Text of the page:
But a real change did happen.  From this point on, the Joker does not kill, he is just a thief.   All the way until the 70s.

tec_64_005

The Boy Commandos debut, a Joe Simon and Jack Kirby series with no connection at all to the concept of “Detective.”  But is was great, so who cares?

With little in the way of explanation, Rip Carter, from the US army, has assembled a group of orphaned children and leads them into battle during World War 2.  Pierre Chavard, from France, Jan Haasen, from the Netherlands, Alfy Twidgett from England, as well as the stand-out character, Brooklyn.

tec_64_006

The main character in this first story is actually someone else entirely, a burned out Frenchman, Leon La Farge, who gets his spirits and fight back from the Boys, and becomes a major resistance fighter.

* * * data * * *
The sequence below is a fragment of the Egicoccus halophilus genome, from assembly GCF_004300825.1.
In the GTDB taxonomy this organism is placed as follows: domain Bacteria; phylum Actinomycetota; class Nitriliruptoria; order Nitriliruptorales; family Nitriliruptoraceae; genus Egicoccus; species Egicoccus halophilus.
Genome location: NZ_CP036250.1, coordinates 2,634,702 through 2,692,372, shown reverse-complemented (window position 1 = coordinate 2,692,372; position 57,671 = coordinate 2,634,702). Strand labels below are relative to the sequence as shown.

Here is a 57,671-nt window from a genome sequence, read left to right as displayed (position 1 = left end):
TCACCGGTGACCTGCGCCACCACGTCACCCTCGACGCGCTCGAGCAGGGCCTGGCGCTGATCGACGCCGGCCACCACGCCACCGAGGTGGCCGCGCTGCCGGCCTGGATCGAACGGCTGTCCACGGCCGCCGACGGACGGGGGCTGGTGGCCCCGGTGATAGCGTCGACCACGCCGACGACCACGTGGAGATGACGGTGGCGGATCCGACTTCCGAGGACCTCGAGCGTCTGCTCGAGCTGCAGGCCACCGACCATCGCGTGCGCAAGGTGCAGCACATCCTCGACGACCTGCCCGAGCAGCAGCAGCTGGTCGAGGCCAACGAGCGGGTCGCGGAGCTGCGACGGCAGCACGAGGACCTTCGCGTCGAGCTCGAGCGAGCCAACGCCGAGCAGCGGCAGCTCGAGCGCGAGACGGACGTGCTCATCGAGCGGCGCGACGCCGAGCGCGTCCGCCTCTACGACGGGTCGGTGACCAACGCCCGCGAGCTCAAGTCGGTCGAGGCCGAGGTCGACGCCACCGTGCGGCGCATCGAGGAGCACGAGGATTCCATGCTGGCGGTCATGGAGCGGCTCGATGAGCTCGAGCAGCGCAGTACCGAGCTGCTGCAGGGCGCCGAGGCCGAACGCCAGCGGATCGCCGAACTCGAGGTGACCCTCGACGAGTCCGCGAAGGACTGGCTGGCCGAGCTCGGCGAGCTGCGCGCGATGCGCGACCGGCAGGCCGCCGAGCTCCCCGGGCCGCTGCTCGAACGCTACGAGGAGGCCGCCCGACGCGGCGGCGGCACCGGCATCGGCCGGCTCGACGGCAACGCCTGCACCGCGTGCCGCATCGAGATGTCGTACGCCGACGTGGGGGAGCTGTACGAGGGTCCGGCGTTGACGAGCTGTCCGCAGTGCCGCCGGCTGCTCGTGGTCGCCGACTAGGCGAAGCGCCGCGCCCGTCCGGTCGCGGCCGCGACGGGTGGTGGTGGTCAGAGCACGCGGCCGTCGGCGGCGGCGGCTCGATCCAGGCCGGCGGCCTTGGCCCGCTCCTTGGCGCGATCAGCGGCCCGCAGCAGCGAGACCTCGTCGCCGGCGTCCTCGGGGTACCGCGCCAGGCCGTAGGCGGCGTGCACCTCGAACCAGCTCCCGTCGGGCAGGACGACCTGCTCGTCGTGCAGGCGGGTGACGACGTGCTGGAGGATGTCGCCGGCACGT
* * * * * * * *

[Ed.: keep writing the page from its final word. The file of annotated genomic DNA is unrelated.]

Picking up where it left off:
tec_64_007

The war scenes are vivid, but while the Commandos are involved, they are not focussed on.

tec_64_008

As the opening narration informs us, Batman, Green Arrow and the Crimson Avenger all have sidekicks, so clearly Air Wave needs one as well.

tec_64_009

And like all the other heroes, he gets a talking parrot as a sidekick.  Hmm, no, that’s not right.  The parrot is of use in this story, as it helps Air Wave prove his innocence after being framed for murder.

tec_64_010

Larry names the parrot Static, which is a great name for a sidekick for Air Wave, but not so great for the parrot of a law clerk.

As

Tag Cloud